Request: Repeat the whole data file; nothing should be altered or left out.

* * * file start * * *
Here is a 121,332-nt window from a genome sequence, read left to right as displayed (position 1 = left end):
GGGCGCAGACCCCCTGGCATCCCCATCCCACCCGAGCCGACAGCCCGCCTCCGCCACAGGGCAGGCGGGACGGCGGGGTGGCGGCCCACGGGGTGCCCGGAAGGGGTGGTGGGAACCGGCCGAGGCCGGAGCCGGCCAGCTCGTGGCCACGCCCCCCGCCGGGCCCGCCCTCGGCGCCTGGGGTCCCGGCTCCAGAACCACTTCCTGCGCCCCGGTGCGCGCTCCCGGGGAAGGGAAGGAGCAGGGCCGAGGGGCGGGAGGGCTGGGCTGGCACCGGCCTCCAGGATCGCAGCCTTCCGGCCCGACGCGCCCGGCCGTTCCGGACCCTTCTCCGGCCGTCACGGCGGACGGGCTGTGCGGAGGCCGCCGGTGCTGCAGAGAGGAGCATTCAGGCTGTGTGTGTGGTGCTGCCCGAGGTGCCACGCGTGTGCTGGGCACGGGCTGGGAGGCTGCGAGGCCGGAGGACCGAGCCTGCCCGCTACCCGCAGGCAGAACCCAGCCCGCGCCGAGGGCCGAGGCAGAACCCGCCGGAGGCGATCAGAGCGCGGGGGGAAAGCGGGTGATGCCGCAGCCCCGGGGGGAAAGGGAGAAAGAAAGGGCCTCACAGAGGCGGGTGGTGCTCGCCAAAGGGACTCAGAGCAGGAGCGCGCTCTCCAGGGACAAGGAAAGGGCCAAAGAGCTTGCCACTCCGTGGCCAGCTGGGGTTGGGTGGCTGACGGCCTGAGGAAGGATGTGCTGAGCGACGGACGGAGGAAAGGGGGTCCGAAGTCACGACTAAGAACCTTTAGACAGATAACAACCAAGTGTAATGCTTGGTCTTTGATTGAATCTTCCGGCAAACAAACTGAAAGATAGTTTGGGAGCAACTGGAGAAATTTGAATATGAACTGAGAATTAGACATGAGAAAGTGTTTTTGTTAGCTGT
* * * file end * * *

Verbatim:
Here is a 121,332-nt window from a genome sequence, read left to right as displayed (position 1 = left end):
GGGCGCAGACCCCCTGGCATCCCCATCCCACCCGAGCCGACAGCCCGCCTCCGCCACAGGGCAGGCGGGACGGCGGGGTGGCGGCCCACGGGGTGCCCGGAAGGGGTGGTGGGAACCGGCCGAGGCCGGAGCCGGCCAGCTCGTGGCCACGCCCCCCGCCGGGCCCGCCCTCGGCGCCTGGGGTCCCGGCTCCAGAACCACTTCCTGCGCCCCGGTGCGCGCTCCCGGGGAAGGGAAGGAGCAGGGCCGAGGGGCGGGAGGGCTGGGCTGGCACCGGCCTCCAGGATCGCAGCCTTCCGGCCCGACGCGCCCGGCCGTTCCGGACCCTTCTCCGGCCGTCACGGCGGACGGGCTGTGCGGAGGCCGCCGGTGCTGCAGAGAGGAGCATTCAGGCTGTGTGTGTGGTGCTGCCCGAGGTGCCACGCGTGTGCTGGGCACGGGCTGGGAGGCTGCGAGGCCGGAGGACCGAGCCTGCCCGCTACCCGCAGGCAGAACCCAGCCCGCGCCGAGGGCCGAGGCAGAACCCGCCGGAGGCGATCAGAGCGCGGGGGGAAAGCGGGTGATGCCGCAGCCCCGGGGGGAAAGGGAGAAAGAAAGGGCCTCACAGAGGCGGGTGGTGCTCGCCAAAGGGACTCAGAGCAGGAGCGCGCTCTCCAGGGACAAGGAAAGGGCCAAAGAGCTTGCCACTCCGTGGCCAGCTGGGGTTGGGTGGCTGACGGCCTGAGGAAGGATGTGCTGAGCGACGGACGGAGGAAAGGGGGTCCGAAGTCACGACTAAGAACCTTTAGACAGATAACAACCAAGTGTAATGCTTGGTCTTTGATTGAATCTTCCGGCAAACAAACTGAAAGATAGTTTGGGAGCAACTGGAGAAATTTGAATATGAACTGAGAATTAGACATGAGAAAGTGTTTTTGTTAGCTGT